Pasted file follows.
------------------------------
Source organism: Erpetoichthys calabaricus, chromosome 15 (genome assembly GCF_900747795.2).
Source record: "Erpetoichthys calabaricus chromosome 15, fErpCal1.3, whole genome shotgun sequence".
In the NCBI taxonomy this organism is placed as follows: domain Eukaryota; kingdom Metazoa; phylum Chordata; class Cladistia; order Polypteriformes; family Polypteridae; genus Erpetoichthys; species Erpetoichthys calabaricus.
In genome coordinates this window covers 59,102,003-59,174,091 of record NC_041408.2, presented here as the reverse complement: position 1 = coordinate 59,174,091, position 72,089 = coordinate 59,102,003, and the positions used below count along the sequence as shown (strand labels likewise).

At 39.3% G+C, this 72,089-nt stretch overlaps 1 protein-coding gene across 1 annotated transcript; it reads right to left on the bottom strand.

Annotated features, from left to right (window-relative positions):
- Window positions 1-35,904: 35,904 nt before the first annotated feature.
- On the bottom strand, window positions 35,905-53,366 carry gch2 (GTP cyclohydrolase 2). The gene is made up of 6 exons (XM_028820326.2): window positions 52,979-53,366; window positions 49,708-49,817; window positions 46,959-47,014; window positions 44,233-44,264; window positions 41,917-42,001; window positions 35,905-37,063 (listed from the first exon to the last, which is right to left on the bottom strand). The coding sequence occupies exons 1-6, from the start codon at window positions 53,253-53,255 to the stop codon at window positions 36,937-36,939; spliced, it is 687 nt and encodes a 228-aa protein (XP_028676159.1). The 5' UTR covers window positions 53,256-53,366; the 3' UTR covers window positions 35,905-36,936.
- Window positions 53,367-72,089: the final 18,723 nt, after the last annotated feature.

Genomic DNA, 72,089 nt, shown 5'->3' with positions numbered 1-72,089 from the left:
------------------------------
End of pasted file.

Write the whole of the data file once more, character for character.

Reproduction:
Source organism: Erpetoichthys calabaricus, chromosome 15 (genome assembly GCF_900747795.2).
Source record: "Erpetoichthys calabaricus chromosome 15, fErpCal1.3, whole genome shotgun sequence".
In the NCBI taxonomy this organism is placed as follows: domain Eukaryota; kingdom Metazoa; phylum Chordata; class Cladistia; order Polypteriformes; family Polypteridae; genus Erpetoichthys; species Erpetoichthys calabaricus.
In genome coordinates this window covers 59,102,003-59,174,091 of record NC_041408.2, presented here as the reverse complement: position 1 = coordinate 59,174,091, position 72,089 = coordinate 59,102,003, and the positions used below count along the sequence as shown (strand labels likewise).

At 39.3% G+C, this 72,089-nt stretch overlaps 1 protein-coding gene across 1 annotated transcript; it reads right to left on the bottom strand.

Annotated features, from left to right (window-relative positions):
- Window positions 1-35,904: 35,904 nt before the first annotated feature.
- On the bottom strand, window positions 35,905-53,366 carry gch2 (GTP cyclohydrolase 2). The gene is made up of 6 exons (XM_028820326.2): window positions 52,979-53,366; window positions 49,708-49,817; window positions 46,959-47,014; window positions 44,233-44,264; window positions 41,917-42,001; window positions 35,905-37,063 (listed from the first exon to the last, which is right to left on the bottom strand). The coding sequence occupies exons 1-6, from the start codon at window positions 53,253-53,255 to the stop codon at window positions 36,937-36,939; spliced, it is 687 nt and encodes a 228-aa protein (XP_028676159.1). The 5' UTR covers window positions 53,256-53,366; the 3' UTR covers window positions 35,905-36,936.
- Window positions 53,367-72,089: the final 18,723 nt, after the last annotated feature.

Genomic DNA, 72,089 nt, shown 5'->3' with positions numbered 1-72,089 from the left: